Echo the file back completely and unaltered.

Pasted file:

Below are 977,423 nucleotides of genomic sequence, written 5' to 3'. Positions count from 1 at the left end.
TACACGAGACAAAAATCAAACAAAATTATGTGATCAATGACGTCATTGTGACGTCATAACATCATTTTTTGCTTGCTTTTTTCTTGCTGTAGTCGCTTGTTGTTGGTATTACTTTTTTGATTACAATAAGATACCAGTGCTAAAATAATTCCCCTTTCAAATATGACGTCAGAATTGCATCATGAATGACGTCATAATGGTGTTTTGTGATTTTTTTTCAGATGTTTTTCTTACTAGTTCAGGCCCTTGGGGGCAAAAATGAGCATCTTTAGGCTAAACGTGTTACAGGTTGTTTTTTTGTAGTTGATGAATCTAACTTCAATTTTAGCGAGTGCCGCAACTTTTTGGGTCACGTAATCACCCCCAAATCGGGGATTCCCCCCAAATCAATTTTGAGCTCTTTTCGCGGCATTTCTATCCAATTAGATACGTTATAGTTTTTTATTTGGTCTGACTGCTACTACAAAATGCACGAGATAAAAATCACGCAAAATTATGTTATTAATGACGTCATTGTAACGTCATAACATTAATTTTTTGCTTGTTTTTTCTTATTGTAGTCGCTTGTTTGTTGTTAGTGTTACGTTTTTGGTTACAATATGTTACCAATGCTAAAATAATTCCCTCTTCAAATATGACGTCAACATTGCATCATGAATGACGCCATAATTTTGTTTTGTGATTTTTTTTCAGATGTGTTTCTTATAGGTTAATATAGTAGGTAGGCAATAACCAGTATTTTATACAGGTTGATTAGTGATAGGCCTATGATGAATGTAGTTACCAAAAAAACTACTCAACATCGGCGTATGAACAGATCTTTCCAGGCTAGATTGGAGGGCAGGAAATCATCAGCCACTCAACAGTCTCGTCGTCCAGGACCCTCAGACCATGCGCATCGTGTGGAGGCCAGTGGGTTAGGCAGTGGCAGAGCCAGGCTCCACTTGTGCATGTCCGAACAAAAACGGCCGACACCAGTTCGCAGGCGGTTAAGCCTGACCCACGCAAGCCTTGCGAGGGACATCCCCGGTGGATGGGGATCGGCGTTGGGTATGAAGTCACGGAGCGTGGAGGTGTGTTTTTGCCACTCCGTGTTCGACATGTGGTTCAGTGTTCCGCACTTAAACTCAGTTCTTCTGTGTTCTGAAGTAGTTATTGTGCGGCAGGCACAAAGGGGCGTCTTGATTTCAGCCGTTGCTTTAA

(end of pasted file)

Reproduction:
Below are 977,423 nucleotides of genomic sequence, written 5' to 3'. Positions count from 1 at the left end.
TACACGAGACAAAAATCAAACAAAATTATGTGATCAATGACGTCATTGTGACGTCATAACATCATTTTTTGCTTGCTTTTTTCTTGCTGTAGTCGCTTGTTGTTGGTATTACTTTTTTGATTACAATAAGATACCAGTGCTAAAATAATTCCCCTTTCAAATATGACGTCAGAATTGCATCATGAATGACGTCATAATGGTGTTTTGTGATTTTTTTTCAGATGTTTTTCTTACTAGTTCAGGCCCTTGGGGGCAAAAATGAGCATCTTTAGGCTAAACGTGTTACAGGTTGTTTTTTTGTAGTTGATGAATCTAACTTCAATTTTAGCGAGTGCCGCAACTTTTTGGGTCACGTAATCACCCCCAAATCGGGGATTCCCCCCAAATCAATTTTGAGCTCTTTTCGCGGCATTTCTATCCAATTAGATACGTTATAGTTTTTTATTTGGTCTGACTGCTACTACAAAATGCACGAGATAAAAATCACGCAAAATTATGTTATTAATGACGTCATTGTAACGTCATAACATTAATTTTTTGCTTGTTTTTTCTTATTGTAGTCGCTTGTTTGTTGTTAGTGTTACGTTTTTGGTTACAATATGTTACCAATGCTAAAATAATTCCCTCTTCAAATATGACGTCAACATTGCATCATGAATGACGCCATAATTTTGTTTTGTGATTTTTTTTCAGATGTGTTTCTTATAGGTTAATATAGTAGGTAGGCAATAACCAGTATTTTATACAGGTTGATTAGTGATAGGCCTATGATGAATGTAGTTACCAAAAAAACTACTCAACATCGGCGTATGAACAGATCTTTCCAGGCTAGATTGGAGGGCAGGAAATCATCAGCCACTCAACAGTCTCGTCGTCCAGGACCCTCAGACCATGCGCATCGTGTGGAGGCCAGTGGGTTAGGCAGTGGCAGAGCCAGGCTCCACTTGTGCATGTCCGAACAAAAACGGCCGACACCAGTTCGCAGGCGGTTAAGCCTGACCCACGCAAGCCTTGCGAGGGACATCCCCGGTGGATGGGGATCGGCGTTGGGTATGAAGTCACGGAGCGTGGAGGTGTGTTTTTGCCACTCCGTGTTCGACATGTGGTTCAGTGTTCCGCACTTAAACTCAGTTCTTCTGTGTTCTGAAGTAGTTATTGTGCGGCAGGCACAAAGGGGCGTCTTGATTTCAGCCGTTGCTTTAA